Navy UCLASS program to develop carried-based unmanned aircraft with surveillance and strike capability by 2018

PATUXENT RIVER NAS, Md., 29 March 2011. The U.S. Navy is kicking off a program to develop a carried-based unmanned aerial vehicle (UAV) by 2018 with the ability to carry out intelligence, surveillance, and reconnaissance (ISR) missions, as well as light attack missions, to support carrier air wing operations. The Naval Air Systems Command at Patuxent River Naval Air Station, Md., on Monday issued a broad agency announcement (N00019-11-R-0031) for the Unmanned Carrier-Launched Airborne Surveillance and Strike (UCLASS) program.

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PATUXENT RIVER NAS, Md., 29 March 2011. The U.S. Navy is kicking off a program to develop a carried-based unmanned aerial vehicle (UAV) by 2018 with the ability to carry out intelligence, surveillance, and reconnaissance (ISR) missions, as well as light attack missions, to support carrier air wing operations.The U.S. Naval Air Systems Command at Patuxent River Naval Air Station, Md., on Monday issued a broad agency announcement (N00019-11-R-0031) for the Unmanned Carrier-Launched Airborne Surveillance and Strike (UCLASS) program, which will capitalize on existing military systems to launch, recover, and control unmanned aircraft, transfer data in support of time-critical strike operations, and conduct persistence ISR operations.UCLASS will provide an unmanned aircraft capable of persistent surveillance and precision strike, and will represent a major step toward combining manned and unmanned aircraft operations aboard Navy aircraft carriers. The new unmanned surveillance and strike aircraft will become part of the traditional aircraft carrier air wing. A UCLASS detachment may operate independently or as part of an existing unit, be sustainable aboard the aircraft carrier, be maintained by fleet sailors.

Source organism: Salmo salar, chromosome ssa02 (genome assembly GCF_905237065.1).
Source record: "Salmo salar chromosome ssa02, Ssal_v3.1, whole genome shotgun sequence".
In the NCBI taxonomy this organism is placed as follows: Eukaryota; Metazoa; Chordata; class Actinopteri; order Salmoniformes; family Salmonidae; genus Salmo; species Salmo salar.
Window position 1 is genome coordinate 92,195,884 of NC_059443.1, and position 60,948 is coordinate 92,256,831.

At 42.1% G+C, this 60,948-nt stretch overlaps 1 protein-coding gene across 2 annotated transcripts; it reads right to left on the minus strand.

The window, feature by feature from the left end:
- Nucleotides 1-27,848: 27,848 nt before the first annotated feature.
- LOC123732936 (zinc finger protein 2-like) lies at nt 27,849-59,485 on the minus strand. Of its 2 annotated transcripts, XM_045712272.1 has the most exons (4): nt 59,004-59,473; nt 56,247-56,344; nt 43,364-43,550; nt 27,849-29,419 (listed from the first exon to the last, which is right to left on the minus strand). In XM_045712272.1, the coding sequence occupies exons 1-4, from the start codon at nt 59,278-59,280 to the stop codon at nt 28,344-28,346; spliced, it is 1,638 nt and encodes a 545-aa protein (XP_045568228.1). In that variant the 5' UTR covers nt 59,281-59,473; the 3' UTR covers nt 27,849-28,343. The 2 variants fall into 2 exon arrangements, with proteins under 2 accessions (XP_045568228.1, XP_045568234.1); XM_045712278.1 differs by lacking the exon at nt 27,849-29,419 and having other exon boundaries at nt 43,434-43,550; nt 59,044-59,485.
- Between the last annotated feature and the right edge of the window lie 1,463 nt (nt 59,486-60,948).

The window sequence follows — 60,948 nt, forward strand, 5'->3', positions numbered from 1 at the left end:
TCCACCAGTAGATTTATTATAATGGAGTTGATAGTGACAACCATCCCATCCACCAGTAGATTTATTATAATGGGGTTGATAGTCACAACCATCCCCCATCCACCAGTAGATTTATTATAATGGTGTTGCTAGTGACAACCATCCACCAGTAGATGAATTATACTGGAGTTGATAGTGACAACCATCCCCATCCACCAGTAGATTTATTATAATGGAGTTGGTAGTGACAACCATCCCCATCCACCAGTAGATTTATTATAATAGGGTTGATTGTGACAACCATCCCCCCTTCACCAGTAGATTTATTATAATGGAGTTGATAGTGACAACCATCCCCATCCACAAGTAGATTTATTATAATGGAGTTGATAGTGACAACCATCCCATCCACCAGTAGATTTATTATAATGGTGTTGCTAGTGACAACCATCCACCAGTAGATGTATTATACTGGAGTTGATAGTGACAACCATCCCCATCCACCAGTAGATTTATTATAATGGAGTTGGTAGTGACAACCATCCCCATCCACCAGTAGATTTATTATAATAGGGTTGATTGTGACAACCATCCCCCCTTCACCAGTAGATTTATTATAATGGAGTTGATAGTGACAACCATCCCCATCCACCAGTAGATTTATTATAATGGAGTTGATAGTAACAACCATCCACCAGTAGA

The Navy has been experimenting with carrier-based unmanned strike aircraft, such as the Northrop Grumman X-47B unmanned combat air vehicle (UCAV).

The UCLASS system will be interoperable for joint forces at levels 1 to 4 per STANAG 4586, and have the capability to transfer control of the aircraft, sensors, and weapons among operators at U.S. military sea and land-based facilities. The system will use secure, jam-resistant line-of-sight and beyond-line-of-sight communications to transfer information and receive control instructions.

The UCLASS system will consist of the air vehicle, mission system, and a remote vehicle control system; a control segment that connects to external U.S. military and carrier air wing assets, Navy and U.S. military networks and satellite systems, and existing U.S. military tasking, collection, processing, exploitation, and dissemination; an aircraft carrier launch and recovery system, and a systems support.

The UCLASS aircraft avionics will include infrared and other electro-optical sensors, as well as radar and radio communications that are compatible with other carrier air wing systems.

The first part of the UCLASS program involves a study of alternative designs, concepts of operations, and systems requirements. Companies interested must respond to the Navy quickly. To be considered, companies must submit offers no later than 29 April 2011 -- one month away.

Send proposals to Naval Air Systems Command, Attn: Mr. Robert Muretta, UCLASS Contracting Officer (AIR-2.4.4.5.1); NAVAIRSYSCOM HQ, 47123 Buse Road, Suite 256, Patuxent River, MD 20670-1547. For questions or concerns, contact Muretta by phone at 301-757-5913, or by e-mail at robert.muretta@navy.mil.

More information is online at https://www.fbo.gov/spg/DON/NAVAIR/N00019/N00019-11-R-0031/listing.html.

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